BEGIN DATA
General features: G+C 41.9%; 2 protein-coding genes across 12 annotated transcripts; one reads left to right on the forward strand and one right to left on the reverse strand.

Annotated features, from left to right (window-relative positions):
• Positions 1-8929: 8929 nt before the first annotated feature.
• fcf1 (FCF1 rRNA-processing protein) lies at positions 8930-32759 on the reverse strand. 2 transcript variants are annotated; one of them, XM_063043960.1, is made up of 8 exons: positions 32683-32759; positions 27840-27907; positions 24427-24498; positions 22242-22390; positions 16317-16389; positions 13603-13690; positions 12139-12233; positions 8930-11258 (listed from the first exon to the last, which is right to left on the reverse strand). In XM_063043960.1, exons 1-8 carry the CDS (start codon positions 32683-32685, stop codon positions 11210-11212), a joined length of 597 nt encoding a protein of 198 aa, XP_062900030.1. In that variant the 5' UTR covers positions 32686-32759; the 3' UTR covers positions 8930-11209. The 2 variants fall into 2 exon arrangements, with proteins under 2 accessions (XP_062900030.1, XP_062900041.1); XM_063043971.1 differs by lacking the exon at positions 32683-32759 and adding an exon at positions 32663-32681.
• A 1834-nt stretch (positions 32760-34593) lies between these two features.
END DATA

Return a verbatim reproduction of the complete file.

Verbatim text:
General features: G+C 41.9%; 2 protein-coding genes across 12 annotated transcripts; one reads left to right on the forward strand and one right to left on the reverse strand.

Annotated features, from left to right (window-relative positions):
• Positions 1-8929: 8929 nt before the first annotated feature.
• fcf1 (FCF1 rRNA-processing protein) lies at positions 8930-32759 on the reverse strand. 2 transcript variants are annotated; one of them, XM_063043960.1, is made up of 8 exons: positions 32683-32759; positions 27840-27907; positions 24427-24498; positions 22242-22390; positions 16317-16389; positions 13603-13690; positions 12139-12233; positions 8930-11258 (listed from the first exon to the last, which is right to left on the reverse strand). In XM_063043960.1, exons 1-8 carry the CDS (start codon positions 32683-32685, stop codon positions 11210-11212), a joined length of 597 nt encoding a protein of 198 aa, XP_062900030.1. In that variant the 5' UTR covers positions 32686-32759; the 3' UTR covers positions 8930-11209. The 2 variants fall into 2 exon arrangements, with proteins under 2 accessions (XP_062900030.1, XP_062900041.1); XM_063043971.1 differs by lacking the exon at positions 32683-32759 and adding an exon at positions 32663-32681.
• A 1834-nt stretch (positions 32760-34593) lies between these two features.